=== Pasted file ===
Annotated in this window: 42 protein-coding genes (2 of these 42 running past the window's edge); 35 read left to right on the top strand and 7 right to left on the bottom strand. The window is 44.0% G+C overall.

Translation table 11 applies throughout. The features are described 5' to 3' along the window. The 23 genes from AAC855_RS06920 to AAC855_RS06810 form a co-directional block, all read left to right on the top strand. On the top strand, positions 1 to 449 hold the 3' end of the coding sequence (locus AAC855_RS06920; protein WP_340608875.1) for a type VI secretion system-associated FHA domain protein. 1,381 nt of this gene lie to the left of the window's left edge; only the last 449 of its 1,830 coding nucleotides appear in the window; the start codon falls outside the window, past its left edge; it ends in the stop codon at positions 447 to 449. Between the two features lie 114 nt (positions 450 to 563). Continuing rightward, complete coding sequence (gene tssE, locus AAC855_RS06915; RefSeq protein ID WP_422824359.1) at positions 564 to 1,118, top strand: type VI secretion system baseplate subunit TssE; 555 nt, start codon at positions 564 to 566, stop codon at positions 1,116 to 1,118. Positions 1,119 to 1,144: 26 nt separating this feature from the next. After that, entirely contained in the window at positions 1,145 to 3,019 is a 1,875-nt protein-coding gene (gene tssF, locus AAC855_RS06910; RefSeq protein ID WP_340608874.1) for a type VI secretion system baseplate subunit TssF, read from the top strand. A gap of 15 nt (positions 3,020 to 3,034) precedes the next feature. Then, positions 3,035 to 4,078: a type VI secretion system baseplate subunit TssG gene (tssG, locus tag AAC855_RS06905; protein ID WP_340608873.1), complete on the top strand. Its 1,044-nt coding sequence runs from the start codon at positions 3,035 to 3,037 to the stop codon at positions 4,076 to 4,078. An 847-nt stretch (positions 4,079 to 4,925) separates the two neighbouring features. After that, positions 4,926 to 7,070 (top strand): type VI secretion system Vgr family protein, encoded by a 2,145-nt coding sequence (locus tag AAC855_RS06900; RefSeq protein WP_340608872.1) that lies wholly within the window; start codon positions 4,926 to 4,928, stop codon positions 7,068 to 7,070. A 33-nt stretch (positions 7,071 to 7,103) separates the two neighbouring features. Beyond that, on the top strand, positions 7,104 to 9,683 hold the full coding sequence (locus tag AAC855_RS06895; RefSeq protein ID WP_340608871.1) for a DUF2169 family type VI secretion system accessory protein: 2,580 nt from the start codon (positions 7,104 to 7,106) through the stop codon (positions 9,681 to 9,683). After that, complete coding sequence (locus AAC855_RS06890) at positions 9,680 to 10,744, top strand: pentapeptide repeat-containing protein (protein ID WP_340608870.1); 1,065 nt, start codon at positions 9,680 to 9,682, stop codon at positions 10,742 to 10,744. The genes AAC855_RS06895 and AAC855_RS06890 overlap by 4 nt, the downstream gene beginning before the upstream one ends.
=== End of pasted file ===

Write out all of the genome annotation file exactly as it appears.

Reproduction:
Annotated in this window: 42 protein-coding genes (2 of these 42 running past the window's edge); 35 read left to right on the top strand and 7 right to left on the bottom strand. The window is 44.0% G+C overall.

Translation table 11 applies throughout. The features are described 5' to 3' along the window. The 23 genes from AAC855_RS06920 to AAC855_RS06810 form a co-directional block, all read left to right on the top strand. On the top strand, positions 1 to 449 hold the 3' end of the coding sequence (locus AAC855_RS06920; protein WP_340608875.1) for a type VI secretion system-associated FHA domain protein. 1,381 nt of this gene lie to the left of the window's left edge; only the last 449 of its 1,830 coding nucleotides appear in the window; the start codon falls outside the window, past its left edge; it ends in the stop codon at positions 447 to 449. Between the two features lie 114 nt (positions 450 to 563). Continuing rightward, complete coding sequence (gene tssE, locus AAC855_RS06915; RefSeq protein ID WP_422824359.1) at positions 564 to 1,118, top strand: type VI secretion system baseplate subunit TssE; 555 nt, start codon at positions 564 to 566, stop codon at positions 1,116 to 1,118. Positions 1,119 to 1,144: 26 nt separating this feature from the next. After that, entirely contained in the window at positions 1,145 to 3,019 is a 1,875-nt protein-coding gene (gene tssF, locus AAC855_RS06910; RefSeq protein ID WP_340608874.1) for a type VI secretion system baseplate subunit TssF, read from the top strand. A gap of 15 nt (positions 3,020 to 3,034) precedes the next feature. Then, positions 3,035 to 4,078: a type VI secretion system baseplate subunit TssG gene (tssG, locus tag AAC855_RS06905; protein ID WP_340608873.1), complete on the top strand. Its 1,044-nt coding sequence runs from the start codon at positions 3,035 to 3,037 to the stop codon at positions 4,076 to 4,078. An 847-nt stretch (positions 4,079 to 4,925) separates the two neighbouring features. After that, positions 4,926 to 7,070 (top strand): type VI secretion system Vgr family protein, encoded by a 2,145-nt coding sequence (locus tag AAC855_RS06900; RefSeq protein WP_340608872.1) that lies wholly within the window; start codon positions 4,926 to 4,928, stop codon positions 7,068 to 7,070. A 33-nt stretch (positions 7,071 to 7,103) separates the two neighbouring features. Beyond that, on the top strand, positions 7,104 to 9,683 hold the full coding sequence (locus tag AAC855_RS06895; RefSeq protein ID WP_340608871.1) for a DUF2169 family type VI secretion system accessory protein: 2,580 nt from the start codon (positions 7,104 to 7,106) through the stop codon (positions 9,681 to 9,683). After that, complete coding sequence (locus AAC855_RS06890) at positions 9,680 to 10,744, top strand: pentapeptide repeat-containing protein (protein ID WP_340608870.1); 1,065 nt, start codon at positions 9,680 to 9,682, stop codon at positions 10,742 to 10,744. The genes AAC855_RS06895 and AAC855_RS06890 overlap by 4 nt, the downstream gene beginning before the upstream one ends.